Of course, I would never vote for a woman simply because of her gender. That to me is not what gender equality is about. I would vote for her because of her capability and because I believed in her leadership. There is no point in voting for someone who is only interested in her own political agenda. And it works for both, man or woman.

And now I am back home again, it is time to plan. Plan to conduct such trainings and groom future women leaders. Can't wait!

Already I can feel I am at the forefront of change.


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Monday, May 7, 2012

Aura reading, anyone?

I have always been interested in the mystical. As far as I remember, I've always been a spiritual person. Not religious, but I know we are more than just this temporary being on earth.

I believe in Heaven and Hell, but I also believe that Heaven and Hell  exists not just in the afterlife, but the here and now. Either way, you get what you give. Tit for tat.

I also believe that whatever we go through in our lives is already destined. No matter how sad or angry we are that things didn't go according to our plan, there is always a different side to it. Everything happens for a reason, and it could be that God has a bigger plan for us than we could ever have thought of. That is what I believe, anyway. And I've seen this manifest itself in my life a number of times.  You could say that I feel like I have found my peace, after many years of being in emotional turmoil.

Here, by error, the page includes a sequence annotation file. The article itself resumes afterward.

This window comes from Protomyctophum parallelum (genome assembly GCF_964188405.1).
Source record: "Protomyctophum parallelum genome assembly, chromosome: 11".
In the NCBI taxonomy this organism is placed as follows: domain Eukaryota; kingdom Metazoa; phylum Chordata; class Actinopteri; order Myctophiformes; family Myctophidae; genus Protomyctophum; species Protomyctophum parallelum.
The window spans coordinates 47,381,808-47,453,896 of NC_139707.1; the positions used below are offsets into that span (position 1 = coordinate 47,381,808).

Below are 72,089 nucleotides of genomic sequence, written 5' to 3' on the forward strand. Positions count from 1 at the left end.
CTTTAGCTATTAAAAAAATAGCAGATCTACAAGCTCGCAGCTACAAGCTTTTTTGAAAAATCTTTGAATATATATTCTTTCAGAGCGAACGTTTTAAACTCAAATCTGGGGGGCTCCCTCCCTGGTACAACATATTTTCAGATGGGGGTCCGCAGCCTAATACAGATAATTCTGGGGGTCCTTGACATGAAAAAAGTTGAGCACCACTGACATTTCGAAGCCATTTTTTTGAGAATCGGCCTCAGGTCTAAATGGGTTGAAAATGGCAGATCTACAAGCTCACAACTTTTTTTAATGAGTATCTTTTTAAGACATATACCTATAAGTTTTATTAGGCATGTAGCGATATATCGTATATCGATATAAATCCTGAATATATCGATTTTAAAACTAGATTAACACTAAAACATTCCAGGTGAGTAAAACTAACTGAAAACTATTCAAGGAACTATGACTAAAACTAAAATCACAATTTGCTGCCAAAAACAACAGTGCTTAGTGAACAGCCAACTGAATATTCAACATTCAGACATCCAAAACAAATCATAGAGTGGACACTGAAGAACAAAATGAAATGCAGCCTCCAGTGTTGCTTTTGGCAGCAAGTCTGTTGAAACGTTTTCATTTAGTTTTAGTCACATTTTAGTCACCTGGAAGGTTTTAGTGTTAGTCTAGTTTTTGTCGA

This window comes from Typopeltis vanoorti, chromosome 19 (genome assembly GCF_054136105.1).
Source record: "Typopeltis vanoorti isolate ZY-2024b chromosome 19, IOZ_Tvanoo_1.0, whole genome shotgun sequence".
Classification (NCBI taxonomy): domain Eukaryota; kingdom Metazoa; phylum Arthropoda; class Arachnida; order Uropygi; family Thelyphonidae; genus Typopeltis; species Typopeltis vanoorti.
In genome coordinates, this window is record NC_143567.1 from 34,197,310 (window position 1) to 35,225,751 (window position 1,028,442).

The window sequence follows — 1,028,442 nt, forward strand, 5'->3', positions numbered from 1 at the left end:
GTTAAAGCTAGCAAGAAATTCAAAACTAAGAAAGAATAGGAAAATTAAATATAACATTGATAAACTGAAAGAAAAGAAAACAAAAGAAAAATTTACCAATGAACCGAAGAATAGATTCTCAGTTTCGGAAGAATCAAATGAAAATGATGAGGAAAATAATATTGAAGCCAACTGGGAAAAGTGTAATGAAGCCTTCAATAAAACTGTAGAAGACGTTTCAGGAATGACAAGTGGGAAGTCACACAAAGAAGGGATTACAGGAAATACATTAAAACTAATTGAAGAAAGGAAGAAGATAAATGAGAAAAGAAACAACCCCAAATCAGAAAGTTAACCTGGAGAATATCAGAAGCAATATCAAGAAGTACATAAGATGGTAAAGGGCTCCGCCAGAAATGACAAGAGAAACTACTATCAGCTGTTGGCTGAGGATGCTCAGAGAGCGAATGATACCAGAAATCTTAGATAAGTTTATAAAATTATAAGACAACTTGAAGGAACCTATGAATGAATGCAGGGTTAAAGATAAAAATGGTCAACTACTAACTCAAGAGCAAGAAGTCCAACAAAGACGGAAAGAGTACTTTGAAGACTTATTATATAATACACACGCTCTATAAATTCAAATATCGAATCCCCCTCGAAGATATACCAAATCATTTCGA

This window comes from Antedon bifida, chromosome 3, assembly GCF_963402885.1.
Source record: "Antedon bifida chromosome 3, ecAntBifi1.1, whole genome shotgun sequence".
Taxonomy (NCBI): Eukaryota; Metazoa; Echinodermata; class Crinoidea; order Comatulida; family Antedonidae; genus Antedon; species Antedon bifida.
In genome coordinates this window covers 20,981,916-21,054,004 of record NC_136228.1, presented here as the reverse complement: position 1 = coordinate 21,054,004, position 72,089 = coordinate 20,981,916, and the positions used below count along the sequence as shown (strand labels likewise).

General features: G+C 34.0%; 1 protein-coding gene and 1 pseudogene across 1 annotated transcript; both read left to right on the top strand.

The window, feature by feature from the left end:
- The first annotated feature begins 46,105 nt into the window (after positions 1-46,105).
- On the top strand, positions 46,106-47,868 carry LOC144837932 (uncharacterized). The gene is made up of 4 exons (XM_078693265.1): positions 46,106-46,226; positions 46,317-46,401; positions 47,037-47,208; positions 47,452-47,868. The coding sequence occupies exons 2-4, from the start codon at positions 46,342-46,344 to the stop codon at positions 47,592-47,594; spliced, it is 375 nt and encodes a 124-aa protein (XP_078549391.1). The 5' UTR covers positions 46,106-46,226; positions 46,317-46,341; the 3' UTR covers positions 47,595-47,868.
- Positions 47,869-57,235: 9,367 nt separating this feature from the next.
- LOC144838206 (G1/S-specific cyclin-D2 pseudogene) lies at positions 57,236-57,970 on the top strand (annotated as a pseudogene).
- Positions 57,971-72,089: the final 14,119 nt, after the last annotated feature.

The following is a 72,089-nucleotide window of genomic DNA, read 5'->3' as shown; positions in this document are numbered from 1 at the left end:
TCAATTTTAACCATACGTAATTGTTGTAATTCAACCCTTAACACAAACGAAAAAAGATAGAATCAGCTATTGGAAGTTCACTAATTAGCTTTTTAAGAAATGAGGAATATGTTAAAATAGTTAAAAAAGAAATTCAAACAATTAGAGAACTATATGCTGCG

What I understand from my mum is that my great grandmother was a healer. And that my grandmother had learnt some tricks of the trade from her. Perhaps that is where I get my interest in mysticism from. I would say I am somewhat of a 'sensitive' myself - I think I have a pretty good knack at reading people, their emotions and their intentions, or I can 'feel' when there is something good or bad about to happen.

Sounds a little loony? Maybe.